Calvin (Paul Dano) is an infinitely entertaining and alarmingly true embodiment of all it means to be a writer. His ambitious attempts at re-kindling the creative spark that allows that blissful energy to flow continuously result in a cup of coffee, a walk in the park and a blank page. There was, long ago, an “energy” present in Ruby Sparks’ deserted protagonist – but it seems to have disappeared following the publication of his masterpiece as a teenage wonder-boy. The pressures that come with his being labelled as “a genius” constantly and from all angles seem only to worsen his crippling writers-block.
His therapist, Dr Rosenthal (Elliot Gould), possessing the hilariously sympathetic gait that is so necessary when trying to convey the hopeless comedy of therapy, serves to guide him, comfort him and give viewers the complete package – a figure as tragic and as isolated as Calvin, somebody who lives alone, finds a connection with nobody but his brother, crippled and shamed by his glorified past – will only ever be complete in the hands of a therapist.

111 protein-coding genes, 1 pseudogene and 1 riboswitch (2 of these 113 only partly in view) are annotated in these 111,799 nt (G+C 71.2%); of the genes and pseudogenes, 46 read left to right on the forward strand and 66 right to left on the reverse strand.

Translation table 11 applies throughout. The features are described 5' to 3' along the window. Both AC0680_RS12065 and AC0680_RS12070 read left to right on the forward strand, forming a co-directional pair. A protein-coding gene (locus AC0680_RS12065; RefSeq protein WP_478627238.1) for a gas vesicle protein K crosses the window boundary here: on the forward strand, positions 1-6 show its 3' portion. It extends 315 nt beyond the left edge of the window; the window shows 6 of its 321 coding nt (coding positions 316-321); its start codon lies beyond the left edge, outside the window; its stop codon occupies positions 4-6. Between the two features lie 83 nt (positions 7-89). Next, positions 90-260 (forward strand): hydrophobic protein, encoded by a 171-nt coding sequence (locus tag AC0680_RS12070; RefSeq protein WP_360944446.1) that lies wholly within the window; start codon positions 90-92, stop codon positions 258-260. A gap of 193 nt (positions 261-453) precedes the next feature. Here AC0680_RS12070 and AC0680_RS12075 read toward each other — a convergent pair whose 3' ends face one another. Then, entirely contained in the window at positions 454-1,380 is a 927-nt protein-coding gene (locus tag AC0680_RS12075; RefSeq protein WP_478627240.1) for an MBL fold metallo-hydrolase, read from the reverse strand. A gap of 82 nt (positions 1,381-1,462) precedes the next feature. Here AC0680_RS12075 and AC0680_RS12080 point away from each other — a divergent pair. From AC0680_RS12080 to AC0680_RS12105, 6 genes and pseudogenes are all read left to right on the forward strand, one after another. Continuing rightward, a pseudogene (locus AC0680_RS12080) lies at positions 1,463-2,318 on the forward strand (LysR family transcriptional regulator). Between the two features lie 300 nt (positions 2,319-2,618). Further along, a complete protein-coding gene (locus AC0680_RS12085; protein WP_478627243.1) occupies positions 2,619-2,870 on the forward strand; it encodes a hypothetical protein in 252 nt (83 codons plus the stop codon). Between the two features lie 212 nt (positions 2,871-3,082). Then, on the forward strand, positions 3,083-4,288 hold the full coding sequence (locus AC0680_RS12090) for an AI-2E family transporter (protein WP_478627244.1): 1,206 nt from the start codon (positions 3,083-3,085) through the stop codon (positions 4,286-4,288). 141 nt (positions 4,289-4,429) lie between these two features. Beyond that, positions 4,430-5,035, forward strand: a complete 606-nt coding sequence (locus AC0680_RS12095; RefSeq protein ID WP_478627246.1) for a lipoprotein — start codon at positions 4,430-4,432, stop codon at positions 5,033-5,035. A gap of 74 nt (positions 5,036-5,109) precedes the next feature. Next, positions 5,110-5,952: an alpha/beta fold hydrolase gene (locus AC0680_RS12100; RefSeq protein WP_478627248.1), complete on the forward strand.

Interestingly, the therapist provides more than just comic value. His advice to Calvin is what provides the base for Zoe Kazan’s story to develop. When assigned to write about his idea of the perfect girl, as a way to free himself of his artistic restriction, his heart opens up to a flood of words; pages upon pages of newfound creativity pour out of Calvin until a novel – his much awaited second novel – starts to take shape. And with this, Ruby, the character of Calvin’s imagination appears to him – literally.
The film is caught somewhere in between a rom-com, a dark comedy and a psychological thriller. Initially, Ruby Sparks presents itself as the dream of all men, before turning into an incomprehensible nightmare, and wrapping up with a fuzzy, flowery ending – infused throughout with intelligent humour and quirkiness. The first half of the film, presented as a wonderful fairy-tale, allows the viewer’s imagination to soar, before Ruby’s nature starts to get complicated, and the idea of normality starts to feel like bliss.
Ruby Sparks travels in and out of dreams. One simultaneously thinks back to Calvin’s heavenly realisation that Ruby actually exists, and Ruby’s catastrophic realisation that she is, in fact, a work of fiction; Calvin’s creation. The film becomes both comedy and tragedy, playing with the viewer’s emotions, touching home again and again. Fantasy cleverly intertwines with real life, as Calvin skilfully allows his life to spiral out of control.
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